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Cornell veterinarians at Westminster showcases longstanding partnership with Nestlé Purina

For nearly a century and a half, the Westminster Kennel Club Dog Show has been attracting audiences across the nation. This year, thanks to a long-standing partnership between Cornell’s College of Veterinary Medicine and Nestlé Purina, Cornell faculty and students stood ready on-site at the New York City event to provide veterinary support for the special canine participants of the 143rd annual show, which took place Feb. 9–12.

When the college approached Nestlé Purina about creating an opportunity for Cornell veterinarians to provide on-site support at Westminster, which also partners with Purina, the company was eager to offer funding for transportation and housing, said Kurt Venator, D.V.M. ‘03, chief veterinary officer at Purina. Over the course of the show’s filming, 13 clinical veterinarians, 13 student technicians and two oversight veterinarians from the college were available to provide general care to 2,800 canines, as well as to treat or manage any sudden onset of illness or injury.

Venator, who credits his time at the College of Veterinary Medicine for much of his passion and dedication to pets and people, said, “The expertise and commitment at Cornell align very naturally with the mission at Purina to help pets live longer, healthier and happier lives. Cornell, Westminster and Purina are leading organizations and we saw this as a wonderful opportunity to come together to strengthen the bond between pets, people and the veterinary profession. In addition, we recognize how important hands-on service is for students’ professional development.”

The partnership between Nestlé Purina and Cornell spans more than three decades and a variety of funding initiatives — from a professor, technician, resident and full program in the area of nutrition, to a resident in sports medicine and rehabilitation, to a host of other positions and smaller programmatic events.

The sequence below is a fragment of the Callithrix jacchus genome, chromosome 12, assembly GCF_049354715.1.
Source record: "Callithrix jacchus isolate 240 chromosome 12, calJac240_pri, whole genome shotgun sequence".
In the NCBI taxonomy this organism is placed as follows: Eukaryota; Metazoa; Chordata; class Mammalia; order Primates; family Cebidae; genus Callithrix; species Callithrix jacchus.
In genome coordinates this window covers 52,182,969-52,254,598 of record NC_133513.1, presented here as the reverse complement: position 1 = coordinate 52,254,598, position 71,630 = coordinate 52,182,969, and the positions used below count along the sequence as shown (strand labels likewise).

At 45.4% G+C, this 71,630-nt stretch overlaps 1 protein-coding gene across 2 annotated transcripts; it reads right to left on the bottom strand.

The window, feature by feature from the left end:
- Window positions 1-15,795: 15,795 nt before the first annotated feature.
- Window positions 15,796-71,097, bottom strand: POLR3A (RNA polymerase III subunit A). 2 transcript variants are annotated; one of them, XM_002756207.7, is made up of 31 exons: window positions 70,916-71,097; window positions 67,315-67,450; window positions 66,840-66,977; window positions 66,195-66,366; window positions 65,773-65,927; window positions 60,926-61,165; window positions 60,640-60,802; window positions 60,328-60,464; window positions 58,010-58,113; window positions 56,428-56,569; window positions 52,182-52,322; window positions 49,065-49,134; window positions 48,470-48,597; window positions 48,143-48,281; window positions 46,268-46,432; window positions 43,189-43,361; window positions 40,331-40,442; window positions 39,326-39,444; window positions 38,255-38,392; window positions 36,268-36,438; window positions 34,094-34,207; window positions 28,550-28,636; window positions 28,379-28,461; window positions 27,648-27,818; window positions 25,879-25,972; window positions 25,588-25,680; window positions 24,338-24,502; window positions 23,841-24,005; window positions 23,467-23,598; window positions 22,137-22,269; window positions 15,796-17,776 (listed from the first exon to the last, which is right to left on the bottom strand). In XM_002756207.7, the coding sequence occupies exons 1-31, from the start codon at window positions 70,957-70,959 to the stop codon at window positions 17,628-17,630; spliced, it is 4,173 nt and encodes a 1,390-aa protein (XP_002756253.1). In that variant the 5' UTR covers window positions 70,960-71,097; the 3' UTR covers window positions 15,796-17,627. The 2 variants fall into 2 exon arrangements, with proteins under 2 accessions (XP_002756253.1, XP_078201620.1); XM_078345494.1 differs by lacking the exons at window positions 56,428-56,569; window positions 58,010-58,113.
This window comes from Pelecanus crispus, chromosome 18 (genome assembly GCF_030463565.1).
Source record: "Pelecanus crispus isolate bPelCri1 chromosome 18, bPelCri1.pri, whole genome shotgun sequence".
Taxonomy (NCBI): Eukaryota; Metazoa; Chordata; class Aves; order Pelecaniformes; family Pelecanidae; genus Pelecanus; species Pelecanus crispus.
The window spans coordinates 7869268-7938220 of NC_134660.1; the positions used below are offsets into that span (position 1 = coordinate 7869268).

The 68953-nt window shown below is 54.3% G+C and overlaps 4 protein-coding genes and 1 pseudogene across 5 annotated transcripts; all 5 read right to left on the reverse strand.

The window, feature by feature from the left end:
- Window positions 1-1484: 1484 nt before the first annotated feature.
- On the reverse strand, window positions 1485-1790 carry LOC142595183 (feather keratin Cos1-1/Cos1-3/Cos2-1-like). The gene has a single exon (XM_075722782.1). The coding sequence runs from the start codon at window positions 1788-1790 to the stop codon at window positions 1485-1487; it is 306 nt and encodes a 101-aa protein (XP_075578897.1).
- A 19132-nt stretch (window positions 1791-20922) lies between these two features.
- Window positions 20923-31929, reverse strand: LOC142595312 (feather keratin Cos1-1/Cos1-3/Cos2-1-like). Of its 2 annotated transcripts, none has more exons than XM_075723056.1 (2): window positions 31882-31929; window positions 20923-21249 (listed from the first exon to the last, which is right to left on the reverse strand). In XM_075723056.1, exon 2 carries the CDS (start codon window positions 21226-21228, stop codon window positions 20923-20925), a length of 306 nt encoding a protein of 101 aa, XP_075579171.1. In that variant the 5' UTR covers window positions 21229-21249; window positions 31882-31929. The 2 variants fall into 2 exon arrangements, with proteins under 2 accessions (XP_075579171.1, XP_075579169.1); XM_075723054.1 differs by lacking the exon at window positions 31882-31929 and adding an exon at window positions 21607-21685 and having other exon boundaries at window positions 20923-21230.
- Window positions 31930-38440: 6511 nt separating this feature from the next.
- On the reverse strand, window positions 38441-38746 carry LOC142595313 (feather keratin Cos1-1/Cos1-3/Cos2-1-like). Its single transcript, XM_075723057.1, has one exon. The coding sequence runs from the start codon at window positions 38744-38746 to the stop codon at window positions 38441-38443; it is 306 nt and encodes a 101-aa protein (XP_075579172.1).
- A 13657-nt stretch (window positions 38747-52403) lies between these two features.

One resident funded through the Nestlé Purina partnership was Christopher Frye, D.V.M. ’11, diplomat of the American College of Veterinary Sports Medicine and Rehabilitation and currently assistant clinical professor, Section of Sports Medicine and Rehabilitation. Frye also participated on-site as a veterinarian for the agility championships at Westminster.

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Over the course of the show’s filming, 13 clinical veterinarians, 13 student technicians and two oversight veterinarians from the college were available to provide general care to 2,800 canines, as well as to treat or manage any sudden onset of illness or injury.

Working under Joseph J. Wakshlag, D.V.M. ’98, Ph.D. ’05, from 2014–16, Frye was the first dual resident in Cornell’s residency program, combining clinical nutrition and sports medicine and rehabilitation.

“It was an amazing experience,” Frye said. “I was able to help start a new program at Cornell, I had a great mentor and I was sent all over North America to practice with a variety of canine sports medicine and surgical specialists. I gained a lot of knowledge from a medical standpoint, but I was also able to see how my field could be improved and how to better provide medical care for my patients.”

For example, he explained, for dogs who might not be good surgical candidates for one reason or another, Frye can employ a gold standard non-surgical approach — using a holistic combination of physical therapy, nutrition, weight loss and pain management.

“Nestlé Purina funded Frye in the new program not only to advance the science in that field but also to highlight that Cornell is a leader in integrative medicine — linking nutrition, sports medicine and rehabilitation into comprehensive care,” Venator said.

As for Frye’s experience at Westminster, he called it a great time. “The dogs competing here are the top-end dogs in the world,” he said. “And there’s nothing better than meeting people with such high passion for what they’re doing. My knowledge base is medical, but talking to trainers, handlers and breeders helps me better understand the physical demands, psychological drive, feeding program and breed attributes that contribute to success — in this manner, you can really work together to optimize the dogs’ health.”

Frye was especially glad to see that the dogs were safe and that no emergent needs requiring medical attention arose. “If we get to provide some outreach and education and build stronger relationships with all these wonderful people, I’m very happy with that too.”

By Jennifer Savran Kelly 

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